Thursday, June 11, 2015

Sex Dolls That Talk Back

This is the fifth episode in a Bits video series, called Robotica, examining how robots are poised to change the way we do business and conduct our daily lives.

Matt McMullen has proved that some people are willing to spend thousands on sex dolls.

Mr. McMullen, the creator of the RealDoll, says he has sold over 5,000 customizable, life-size dolls since 1996, with prices from $5,000 to $10,000. Not only can his customers decide on body type and skin, hair and eye color, but on a recent day in the company’s factory in San Marcos, Calif., a craftsman was even furnishing one doll with custom-ordered toes.

Mr. McMullen’s new project, which he is calling Realbotix, is an attempt to animate the doll. He has assembled a small team that includes engineers who have worked for Hanson Robotics, a robotics lab that produces shockingly lifelike humanoid robots.

Mr. McMullen is first focusing on developing convincing artificial intelligence, and a robotic head that can blink and open and close its mouth. He’s also working to integrate other emerging technologies, like a mobile app that acts like a virtual assistant and companion, and virtual reality headsets that can be used separately or in tandem with the physical doll.

One of the challenges that Mr. McMullen will have to contend with is the so-called uncanny valley. It is a concept first written about in 1970 by a Japanese researcher, that says people’s responses to robots will shift sharply from empathy to revulsion the more closely the robots resemble humans. In other words, something robotic that looks alive, but is not completely convincing, will creep people out.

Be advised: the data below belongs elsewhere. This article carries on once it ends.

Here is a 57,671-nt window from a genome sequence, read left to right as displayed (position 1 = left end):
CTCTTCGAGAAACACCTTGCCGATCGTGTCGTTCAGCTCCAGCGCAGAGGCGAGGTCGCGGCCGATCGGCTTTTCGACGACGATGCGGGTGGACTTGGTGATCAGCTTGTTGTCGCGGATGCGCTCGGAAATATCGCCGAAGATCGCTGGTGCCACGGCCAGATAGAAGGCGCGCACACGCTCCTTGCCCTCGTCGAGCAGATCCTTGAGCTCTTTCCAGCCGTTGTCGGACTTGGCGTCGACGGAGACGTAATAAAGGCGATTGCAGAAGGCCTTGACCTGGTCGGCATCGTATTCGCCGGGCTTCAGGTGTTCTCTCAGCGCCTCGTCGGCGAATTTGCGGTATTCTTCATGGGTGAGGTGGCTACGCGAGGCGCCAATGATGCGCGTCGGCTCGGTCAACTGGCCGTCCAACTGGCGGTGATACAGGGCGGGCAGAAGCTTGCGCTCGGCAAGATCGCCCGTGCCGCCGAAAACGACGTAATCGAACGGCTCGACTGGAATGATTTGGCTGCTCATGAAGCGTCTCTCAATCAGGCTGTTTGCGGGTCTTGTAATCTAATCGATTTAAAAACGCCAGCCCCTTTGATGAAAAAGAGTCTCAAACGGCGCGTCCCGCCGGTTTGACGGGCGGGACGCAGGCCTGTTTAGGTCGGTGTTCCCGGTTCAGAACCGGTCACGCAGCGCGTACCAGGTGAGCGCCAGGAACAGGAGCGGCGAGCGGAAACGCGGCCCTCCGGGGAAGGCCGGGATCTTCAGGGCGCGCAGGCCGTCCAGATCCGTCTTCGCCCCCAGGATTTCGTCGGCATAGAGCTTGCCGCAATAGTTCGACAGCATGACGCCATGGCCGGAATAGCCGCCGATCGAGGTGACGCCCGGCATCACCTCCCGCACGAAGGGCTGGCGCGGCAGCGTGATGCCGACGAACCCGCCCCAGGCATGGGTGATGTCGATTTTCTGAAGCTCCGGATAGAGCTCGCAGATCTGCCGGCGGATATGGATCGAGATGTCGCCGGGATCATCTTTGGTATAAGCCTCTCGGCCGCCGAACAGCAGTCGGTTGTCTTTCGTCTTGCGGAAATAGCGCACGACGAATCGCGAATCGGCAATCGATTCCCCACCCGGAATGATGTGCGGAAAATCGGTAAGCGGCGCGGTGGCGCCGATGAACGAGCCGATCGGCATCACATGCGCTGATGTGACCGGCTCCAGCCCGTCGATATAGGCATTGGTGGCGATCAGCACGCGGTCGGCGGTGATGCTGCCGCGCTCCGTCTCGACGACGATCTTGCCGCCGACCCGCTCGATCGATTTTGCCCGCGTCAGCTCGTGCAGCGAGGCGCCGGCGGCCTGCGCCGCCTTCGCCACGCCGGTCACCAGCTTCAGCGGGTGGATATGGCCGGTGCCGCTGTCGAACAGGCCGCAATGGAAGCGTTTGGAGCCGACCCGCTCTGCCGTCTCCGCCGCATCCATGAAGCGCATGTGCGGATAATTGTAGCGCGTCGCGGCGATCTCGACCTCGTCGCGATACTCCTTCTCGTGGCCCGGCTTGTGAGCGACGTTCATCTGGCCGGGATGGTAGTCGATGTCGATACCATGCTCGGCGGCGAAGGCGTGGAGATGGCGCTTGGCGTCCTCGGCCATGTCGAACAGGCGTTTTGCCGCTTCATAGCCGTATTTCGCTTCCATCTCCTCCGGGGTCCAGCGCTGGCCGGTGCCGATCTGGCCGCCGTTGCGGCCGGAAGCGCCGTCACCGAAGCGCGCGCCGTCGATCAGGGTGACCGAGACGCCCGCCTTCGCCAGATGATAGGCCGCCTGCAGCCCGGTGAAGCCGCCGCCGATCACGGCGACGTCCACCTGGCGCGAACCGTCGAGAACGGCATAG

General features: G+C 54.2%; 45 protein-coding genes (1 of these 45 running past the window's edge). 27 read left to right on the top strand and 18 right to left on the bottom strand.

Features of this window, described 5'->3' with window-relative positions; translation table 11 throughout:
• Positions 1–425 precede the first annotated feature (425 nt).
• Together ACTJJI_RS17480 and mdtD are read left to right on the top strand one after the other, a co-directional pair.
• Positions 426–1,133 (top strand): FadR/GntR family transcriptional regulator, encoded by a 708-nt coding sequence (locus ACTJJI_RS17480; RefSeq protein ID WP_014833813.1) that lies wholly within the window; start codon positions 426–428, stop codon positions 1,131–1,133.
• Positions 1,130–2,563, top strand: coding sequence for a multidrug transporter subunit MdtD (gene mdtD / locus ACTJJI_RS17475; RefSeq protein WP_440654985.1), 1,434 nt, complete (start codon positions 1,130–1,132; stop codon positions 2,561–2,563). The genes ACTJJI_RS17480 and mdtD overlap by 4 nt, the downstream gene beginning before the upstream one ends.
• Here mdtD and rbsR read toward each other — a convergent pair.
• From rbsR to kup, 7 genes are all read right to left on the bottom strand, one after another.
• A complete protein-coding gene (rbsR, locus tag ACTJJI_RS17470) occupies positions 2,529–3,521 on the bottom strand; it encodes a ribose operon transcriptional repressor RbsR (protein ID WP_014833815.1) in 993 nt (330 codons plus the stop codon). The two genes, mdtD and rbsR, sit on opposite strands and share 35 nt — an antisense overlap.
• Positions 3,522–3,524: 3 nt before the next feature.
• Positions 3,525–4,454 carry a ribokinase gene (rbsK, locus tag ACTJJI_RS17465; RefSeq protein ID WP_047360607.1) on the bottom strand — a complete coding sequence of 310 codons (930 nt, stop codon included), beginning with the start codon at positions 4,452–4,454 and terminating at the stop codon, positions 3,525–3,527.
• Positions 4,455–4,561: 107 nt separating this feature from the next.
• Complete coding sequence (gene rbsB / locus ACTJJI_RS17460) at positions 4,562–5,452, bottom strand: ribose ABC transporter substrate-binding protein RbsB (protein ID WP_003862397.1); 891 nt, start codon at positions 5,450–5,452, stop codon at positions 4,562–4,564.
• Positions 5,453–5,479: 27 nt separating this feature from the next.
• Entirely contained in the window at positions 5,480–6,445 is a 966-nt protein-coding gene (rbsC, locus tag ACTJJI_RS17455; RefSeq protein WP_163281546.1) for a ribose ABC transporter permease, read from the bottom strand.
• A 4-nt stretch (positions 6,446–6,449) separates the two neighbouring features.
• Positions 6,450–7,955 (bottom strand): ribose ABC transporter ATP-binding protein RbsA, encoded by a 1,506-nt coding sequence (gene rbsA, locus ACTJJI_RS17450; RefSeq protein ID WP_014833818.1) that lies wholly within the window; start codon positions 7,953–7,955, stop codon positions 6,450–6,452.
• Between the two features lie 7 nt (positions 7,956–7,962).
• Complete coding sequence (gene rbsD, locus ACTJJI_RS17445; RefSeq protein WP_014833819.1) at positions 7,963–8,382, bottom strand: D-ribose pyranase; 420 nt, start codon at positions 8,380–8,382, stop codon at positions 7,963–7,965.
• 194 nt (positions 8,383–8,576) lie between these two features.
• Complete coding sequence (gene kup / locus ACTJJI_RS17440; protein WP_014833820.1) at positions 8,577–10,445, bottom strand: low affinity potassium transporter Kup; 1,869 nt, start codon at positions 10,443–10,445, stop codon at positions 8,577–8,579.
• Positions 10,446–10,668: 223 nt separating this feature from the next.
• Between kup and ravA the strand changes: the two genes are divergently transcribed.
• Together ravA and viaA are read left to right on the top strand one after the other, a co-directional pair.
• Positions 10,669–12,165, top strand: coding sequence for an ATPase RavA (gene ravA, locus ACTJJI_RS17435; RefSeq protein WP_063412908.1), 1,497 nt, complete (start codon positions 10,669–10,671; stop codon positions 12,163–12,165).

In a paper, the researcher, Masahiro Mori, then a robotics professor at the Tokyo Institute of Technology, likened the experience to encountering a prosthetic limb.

“We could be startled during a handshake by its limp boneless grip together with its texture and coldness,” he wrote. When that happens, according to Mr. Mori, “we lose our sense of affinity, and the hand becomes uncanny.”

With Realbotix, Mr. McMullen is trying to avoid that sense of uncanny by creating products that still look like dolls and not, as he says, copies of people.

Mr. McMullen says the Realbotix head, which can be attached to the existing RealDoll body, will cost around $10,000, and be commercially available in two years. The full body, which he will begin developing next, will most likely range from $30,000 to $60,000. — Emma Cott

New York Times
June 11th, 2015

Ehm... almost but not real enough yet. Maybe in 10 more years I'll have sex with a robot and then I'll brag about it online.
"Yeah... I just had sex with a robot for the first time and it was... electrifying."
Does it constitute as cheating if you fuck a robot and your partner doesn't realize it? Hm. What a powerful philosophical question. (Not. It's just an inanimate object -- like that guy who was arresting for fucking a park bench…/Man-who-had-sex-with-park-benc…. Not much difference just a more complicated inanimate object, that's all, and for women I suppose it would be a more realistic dildo surrounded by what could be considered a man but is actually a heap of rubber, plastic, and machinery.)
Does it really matter? I don't even find this debate that intellectually challenging or stimulating. I think virtual reality will be more interesting, though (where you are more a part of the machine and can less tell the difference -- this is going to happen as well).

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